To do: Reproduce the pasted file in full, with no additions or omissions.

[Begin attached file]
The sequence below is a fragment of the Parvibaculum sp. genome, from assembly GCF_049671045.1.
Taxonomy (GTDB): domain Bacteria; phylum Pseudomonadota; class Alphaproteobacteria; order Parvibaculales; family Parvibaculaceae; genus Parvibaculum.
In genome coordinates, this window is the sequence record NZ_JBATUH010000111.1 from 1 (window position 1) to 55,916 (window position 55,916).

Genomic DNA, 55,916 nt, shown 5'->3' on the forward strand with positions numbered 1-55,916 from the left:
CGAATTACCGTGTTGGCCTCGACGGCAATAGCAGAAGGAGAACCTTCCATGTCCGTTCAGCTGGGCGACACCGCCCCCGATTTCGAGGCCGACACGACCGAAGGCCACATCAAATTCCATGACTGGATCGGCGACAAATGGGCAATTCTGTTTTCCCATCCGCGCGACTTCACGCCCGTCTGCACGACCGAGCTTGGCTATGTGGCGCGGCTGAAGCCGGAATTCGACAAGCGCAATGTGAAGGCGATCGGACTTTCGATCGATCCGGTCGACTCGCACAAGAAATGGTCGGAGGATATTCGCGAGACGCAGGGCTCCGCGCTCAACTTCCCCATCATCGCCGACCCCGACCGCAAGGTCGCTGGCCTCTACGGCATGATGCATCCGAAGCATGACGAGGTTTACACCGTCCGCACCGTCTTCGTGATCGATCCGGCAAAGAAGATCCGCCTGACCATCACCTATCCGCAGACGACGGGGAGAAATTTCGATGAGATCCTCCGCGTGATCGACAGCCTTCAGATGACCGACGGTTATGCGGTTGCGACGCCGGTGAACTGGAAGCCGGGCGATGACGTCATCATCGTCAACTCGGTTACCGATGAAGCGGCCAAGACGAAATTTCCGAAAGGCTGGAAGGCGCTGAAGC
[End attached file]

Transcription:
The sequence below is a fragment of the Parvibaculum sp. genome, from assembly GCF_049671045.1.
Taxonomy (GTDB): domain Bacteria; phylum Pseudomonadota; class Alphaproteobacteria; order Parvibaculales; family Parvibaculaceae; genus Parvibaculum.
In genome coordinates, this window is the sequence record NZ_JBATUH010000111.1 from 1 (window position 1) to 55,916 (window position 55,916).

Genomic DNA, 55,916 nt, shown 5'->3' on the forward strand with positions numbered 1-55,916 from the left:
CGAATTACCGTGTTGGCCTCGACGGCAATAGCAGAAGGAGAACCTTCCATGTCCGTTCAGCTGGGCGACACCGCCCCCGATTTCGAGGCCGACACGACCGAAGGCCACATCAAATTCCATGACTGGATCGGCGACAAATGGGCAATTCTGTTTTCCCATCCGCGCGACTTCACGCCCGTCTGCACGACCGAGCTTGGCTATGTGGCGCGGCTGAAGCCGGAATTCGACAAGCGCAATGTGAAGGCGATCGGACTTTCGATCGATCCGGTCGACTCGCACAAGAAATGGTCGGAGGATATTCGCGAGACGCAGGGCTCCGCGCTCAACTTCCCCATCATCGCCGACCCCGACCGCAAGGTCGCTGGCCTCTACGGCATGATGCATCCGAAGCATGACGAGGTTTACACCGTCCGCACCGTCTTCGTGATCGATCCGGCAAAGAAGATCCGCCTGACCATCACCTATCCGCAGACGACGGGGAGAAATTTCGATGAGATCCTCCGCGTGATCGACAGCCTTCAGATGACCGACGGTTATGCGGTTGCGACGCCGGTGAACTGGAAGCCGGGCGATGACGTCATCATCGTCAACTCGGTTACCGATGAAGCGGCCAAGACGAAATTTCCGAAAGGCTGGAAGGCGCTGAAGC